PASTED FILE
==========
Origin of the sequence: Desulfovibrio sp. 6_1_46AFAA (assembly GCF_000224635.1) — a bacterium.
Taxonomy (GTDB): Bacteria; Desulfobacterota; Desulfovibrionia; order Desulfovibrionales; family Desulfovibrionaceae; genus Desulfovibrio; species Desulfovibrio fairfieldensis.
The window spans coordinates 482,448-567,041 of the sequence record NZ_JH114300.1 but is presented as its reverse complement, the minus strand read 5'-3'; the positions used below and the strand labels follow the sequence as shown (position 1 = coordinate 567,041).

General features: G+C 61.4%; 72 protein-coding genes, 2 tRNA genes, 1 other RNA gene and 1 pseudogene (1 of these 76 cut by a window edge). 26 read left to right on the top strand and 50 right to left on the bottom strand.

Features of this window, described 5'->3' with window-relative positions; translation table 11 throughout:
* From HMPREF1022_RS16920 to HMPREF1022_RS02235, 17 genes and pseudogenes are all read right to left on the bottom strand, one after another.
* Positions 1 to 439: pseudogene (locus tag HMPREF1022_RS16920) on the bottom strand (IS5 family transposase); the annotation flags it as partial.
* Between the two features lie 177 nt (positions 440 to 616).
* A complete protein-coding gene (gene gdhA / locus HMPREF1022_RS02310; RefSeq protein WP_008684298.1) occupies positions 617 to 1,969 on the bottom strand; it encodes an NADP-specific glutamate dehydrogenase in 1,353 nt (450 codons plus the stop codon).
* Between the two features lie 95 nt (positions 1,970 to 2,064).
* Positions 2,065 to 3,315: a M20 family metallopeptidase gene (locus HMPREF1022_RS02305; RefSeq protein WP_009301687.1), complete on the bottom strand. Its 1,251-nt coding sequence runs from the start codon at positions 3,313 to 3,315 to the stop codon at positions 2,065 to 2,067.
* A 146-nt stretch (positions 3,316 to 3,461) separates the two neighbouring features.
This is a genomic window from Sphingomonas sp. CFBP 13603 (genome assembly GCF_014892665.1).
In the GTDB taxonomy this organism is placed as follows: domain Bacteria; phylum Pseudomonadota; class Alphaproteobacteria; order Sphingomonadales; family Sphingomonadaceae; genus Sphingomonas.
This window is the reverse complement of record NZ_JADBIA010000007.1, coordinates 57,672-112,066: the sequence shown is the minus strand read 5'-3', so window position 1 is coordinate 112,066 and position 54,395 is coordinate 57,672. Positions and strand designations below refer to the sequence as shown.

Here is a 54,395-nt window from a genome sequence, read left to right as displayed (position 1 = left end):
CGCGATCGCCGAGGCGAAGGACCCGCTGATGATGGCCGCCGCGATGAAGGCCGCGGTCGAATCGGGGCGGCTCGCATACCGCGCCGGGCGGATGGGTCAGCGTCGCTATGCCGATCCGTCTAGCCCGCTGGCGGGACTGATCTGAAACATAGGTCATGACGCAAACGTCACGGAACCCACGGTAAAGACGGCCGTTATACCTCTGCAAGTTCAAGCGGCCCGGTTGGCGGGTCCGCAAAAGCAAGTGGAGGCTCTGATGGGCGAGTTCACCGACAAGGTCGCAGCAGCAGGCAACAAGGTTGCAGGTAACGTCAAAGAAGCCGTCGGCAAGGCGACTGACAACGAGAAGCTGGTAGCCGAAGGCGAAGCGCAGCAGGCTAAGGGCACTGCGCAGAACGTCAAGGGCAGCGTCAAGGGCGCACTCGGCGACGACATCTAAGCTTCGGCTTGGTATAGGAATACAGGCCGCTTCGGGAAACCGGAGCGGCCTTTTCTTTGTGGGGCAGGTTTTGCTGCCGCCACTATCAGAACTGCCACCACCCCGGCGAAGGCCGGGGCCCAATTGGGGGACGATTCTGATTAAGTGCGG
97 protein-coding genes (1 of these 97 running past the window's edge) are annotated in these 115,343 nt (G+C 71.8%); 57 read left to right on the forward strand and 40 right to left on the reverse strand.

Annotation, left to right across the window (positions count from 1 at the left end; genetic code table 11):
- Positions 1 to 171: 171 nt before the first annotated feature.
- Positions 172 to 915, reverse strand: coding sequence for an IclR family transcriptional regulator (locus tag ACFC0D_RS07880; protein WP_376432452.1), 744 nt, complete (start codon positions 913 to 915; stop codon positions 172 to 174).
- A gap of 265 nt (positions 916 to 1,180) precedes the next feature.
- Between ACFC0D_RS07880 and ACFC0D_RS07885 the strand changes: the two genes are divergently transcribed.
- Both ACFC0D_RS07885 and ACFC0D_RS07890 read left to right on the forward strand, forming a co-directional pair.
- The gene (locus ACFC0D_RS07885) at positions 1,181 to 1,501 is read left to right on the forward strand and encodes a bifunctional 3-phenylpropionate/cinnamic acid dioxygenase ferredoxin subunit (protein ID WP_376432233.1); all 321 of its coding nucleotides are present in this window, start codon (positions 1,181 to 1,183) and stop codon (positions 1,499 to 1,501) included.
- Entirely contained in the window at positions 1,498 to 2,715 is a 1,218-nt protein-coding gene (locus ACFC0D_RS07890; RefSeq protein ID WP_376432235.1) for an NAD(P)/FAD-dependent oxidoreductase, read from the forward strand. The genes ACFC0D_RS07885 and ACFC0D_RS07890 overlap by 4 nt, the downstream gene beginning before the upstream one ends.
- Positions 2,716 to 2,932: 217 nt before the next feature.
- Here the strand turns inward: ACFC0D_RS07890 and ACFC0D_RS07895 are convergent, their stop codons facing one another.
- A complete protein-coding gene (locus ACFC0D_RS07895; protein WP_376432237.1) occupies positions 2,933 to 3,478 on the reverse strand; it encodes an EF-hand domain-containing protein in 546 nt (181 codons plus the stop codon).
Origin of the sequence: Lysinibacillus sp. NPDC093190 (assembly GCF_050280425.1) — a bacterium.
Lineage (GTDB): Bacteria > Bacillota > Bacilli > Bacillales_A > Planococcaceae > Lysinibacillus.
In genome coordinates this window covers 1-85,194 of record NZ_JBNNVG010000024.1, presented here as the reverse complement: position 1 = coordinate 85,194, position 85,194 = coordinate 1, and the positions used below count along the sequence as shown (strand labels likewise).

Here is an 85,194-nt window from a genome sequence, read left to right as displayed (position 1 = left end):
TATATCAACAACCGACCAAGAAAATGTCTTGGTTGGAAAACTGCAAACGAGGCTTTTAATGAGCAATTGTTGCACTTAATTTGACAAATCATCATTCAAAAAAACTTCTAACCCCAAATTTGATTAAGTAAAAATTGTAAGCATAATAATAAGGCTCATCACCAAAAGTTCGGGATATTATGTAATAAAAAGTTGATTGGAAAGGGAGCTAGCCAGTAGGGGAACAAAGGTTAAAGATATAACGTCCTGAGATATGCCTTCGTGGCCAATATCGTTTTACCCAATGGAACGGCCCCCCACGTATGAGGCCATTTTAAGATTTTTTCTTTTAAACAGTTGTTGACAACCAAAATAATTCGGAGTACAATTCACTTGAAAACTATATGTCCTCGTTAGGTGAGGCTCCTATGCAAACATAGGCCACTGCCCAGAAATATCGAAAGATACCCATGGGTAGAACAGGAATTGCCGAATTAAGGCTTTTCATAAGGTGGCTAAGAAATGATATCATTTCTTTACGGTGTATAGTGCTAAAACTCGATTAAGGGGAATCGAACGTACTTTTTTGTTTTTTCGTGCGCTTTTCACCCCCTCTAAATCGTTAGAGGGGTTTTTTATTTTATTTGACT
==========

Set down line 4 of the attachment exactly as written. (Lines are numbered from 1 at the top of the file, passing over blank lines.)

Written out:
General features: G+C 61.4%; 72 protein-coding genes, 2 tRNA genes, 1 other RNA gene and 1 pseudogene (1 of these 76 cut by a window edge). 26 read left to right on the top strand and 50 right to left on the bottom strand.